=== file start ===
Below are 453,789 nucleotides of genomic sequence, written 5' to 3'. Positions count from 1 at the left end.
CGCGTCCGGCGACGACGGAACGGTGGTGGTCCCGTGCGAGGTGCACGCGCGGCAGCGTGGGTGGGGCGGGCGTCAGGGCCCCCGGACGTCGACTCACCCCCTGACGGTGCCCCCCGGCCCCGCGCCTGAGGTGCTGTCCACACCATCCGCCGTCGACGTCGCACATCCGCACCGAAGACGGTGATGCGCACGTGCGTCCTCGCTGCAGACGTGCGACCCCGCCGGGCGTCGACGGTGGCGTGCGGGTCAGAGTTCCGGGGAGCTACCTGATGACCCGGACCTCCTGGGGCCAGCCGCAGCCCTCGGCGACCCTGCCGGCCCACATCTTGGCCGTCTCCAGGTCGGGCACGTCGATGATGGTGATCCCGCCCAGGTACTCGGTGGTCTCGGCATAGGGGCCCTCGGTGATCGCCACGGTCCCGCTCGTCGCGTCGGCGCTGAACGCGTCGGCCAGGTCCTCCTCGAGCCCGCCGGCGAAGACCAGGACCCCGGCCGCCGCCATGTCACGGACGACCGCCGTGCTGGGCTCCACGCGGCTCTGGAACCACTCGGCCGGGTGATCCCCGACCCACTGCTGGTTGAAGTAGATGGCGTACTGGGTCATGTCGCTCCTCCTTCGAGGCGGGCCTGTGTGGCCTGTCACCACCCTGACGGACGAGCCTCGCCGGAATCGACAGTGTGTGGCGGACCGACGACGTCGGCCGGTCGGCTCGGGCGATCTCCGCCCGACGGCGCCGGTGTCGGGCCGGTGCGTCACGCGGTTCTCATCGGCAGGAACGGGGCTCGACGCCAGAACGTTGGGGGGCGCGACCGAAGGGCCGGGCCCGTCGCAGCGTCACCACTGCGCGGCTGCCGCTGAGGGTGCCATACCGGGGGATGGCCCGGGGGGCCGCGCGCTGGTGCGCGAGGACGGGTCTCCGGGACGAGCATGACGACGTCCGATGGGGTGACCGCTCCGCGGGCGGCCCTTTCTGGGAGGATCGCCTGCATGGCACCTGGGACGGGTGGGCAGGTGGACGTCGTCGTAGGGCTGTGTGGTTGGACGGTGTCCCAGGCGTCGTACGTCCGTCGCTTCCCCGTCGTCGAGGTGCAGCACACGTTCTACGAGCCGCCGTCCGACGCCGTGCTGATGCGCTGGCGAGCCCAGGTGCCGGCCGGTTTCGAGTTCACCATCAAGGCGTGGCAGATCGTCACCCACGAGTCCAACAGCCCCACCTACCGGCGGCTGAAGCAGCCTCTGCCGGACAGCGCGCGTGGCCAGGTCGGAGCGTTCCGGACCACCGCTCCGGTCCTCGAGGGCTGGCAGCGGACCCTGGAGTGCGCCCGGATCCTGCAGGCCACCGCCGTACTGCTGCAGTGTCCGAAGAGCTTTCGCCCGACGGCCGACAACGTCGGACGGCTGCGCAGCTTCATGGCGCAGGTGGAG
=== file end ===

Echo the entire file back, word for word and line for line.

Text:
Below are 453,789 nucleotides of genomic sequence, written 5' to 3'. Positions count from 1 at the left end.
CGCGTCCGGCGACGACGGAACGGTGGTGGTCCCGTGCGAGGTGCACGCGCGGCAGCGTGGGTGGGGCGGGCGTCAGGGCCCCCGGACGTCGACTCACCCCCTGACGGTGCCCCCCGGCCCCGCGCCTGAGGTGCTGTCCACACCATCCGCCGTCGACGTCGCACATCCGCACCGAAGACGGTGATGCGCACGTGCGTCCTCGCTGCAGACGTGCGACCCCGCCGGGCGTCGACGGTGGCGTGCGGGTCAGAGTTCCGGGGAGCTACCTGATGACCCGGACCTCCTGGGGCCAGCCGCAGCCCTCGGCGACCCTGCCGGCCCACATCTTGGCCGTCTCCAGGTCGGGCACGTCGATGATGGTGATCCCGCCCAGGTACTCGGTGGTCTCGGCATAGGGGCCCTCGGTGATCGCCACGGTCCCGCTCGTCGCGTCGGCGCTGAACGCGTCGGCCAGGTCCTCCTCGAGCCCGCCGGCGAAGACCAGGACCCCGGCCGCCGCCATGTCACGGACGACCGCCGTGCTGGGCTCCACGCGGCTCTGGAACCACTCGGCCGGGTGATCCCCGACCCACTGCTGGTTGAAGTAGATGGCGTACTGGGTCATGTCGCTCCTCCTTCGAGGCGGGCCTGTGTGGCCTGTCACCACCCTGACGGACGAGCCTCGCCGGAATCGACAGTGTGTGGCGGACCGACGACGTCGGCCGGTCGGCTCGGGCGATCTCCGCCCGACGGCGCCGGTGTCGGGCCGGTGCGTCACGCGGTTCTCATCGGCAGGAACGGGGCTCGACGCCAGAACGTTGGGGGGCGCGACCGAAGGGCCGGGCCCGTCGCAGCGTCACCACTGCGCGGCTGCCGCTGAGGGTGCCATACCGGGGGATGGCCCGGGGGGCCGCGCGCTGGTGCGCGAGGACGGGTCTCCGGGACGAGCATGACGACGTCCGATGGGGTGACCGCTCCGCGGGCGGCCCTTTCTGGGAGGATCGCCTGCATGGCACCTGGGACGGGTGGGCAGGTGGACGTCGTCGTAGGGCTGTGTGGTTGGACGGTGTCCCAGGCGTCGTACGTCCGTCGCTTCCCCGTCGTCGAGGTGCAGCACACGTTCTACGAGCCGCCGTCCGACGCCGTGCTGATGCGCTGGCGAGCCCAGGTGCCGGCCGGTTTCGAGTTCACCATCAAGGCGTGGCAGATCGTCACCCACGAGTCCAACAGCCCCACCTACCGGCGGCTGAAGCAGCCTCTGCCGGACAGCGCGCGTGGCCAGGTCGGAGCGTTCCGGACCACCGCTCCGGTCCTCGAGGGCTGGCAGCGGACCCTGGAGTGCGCCCGGATCCTGCAGGCCACCGCCGTACTGCTGCAGTGTCCGAAGAGCTTTCGCCCGACGGCCGACAACGTCGGACGGCTGCGCAGCTTCATGGCGCAGGTGGAG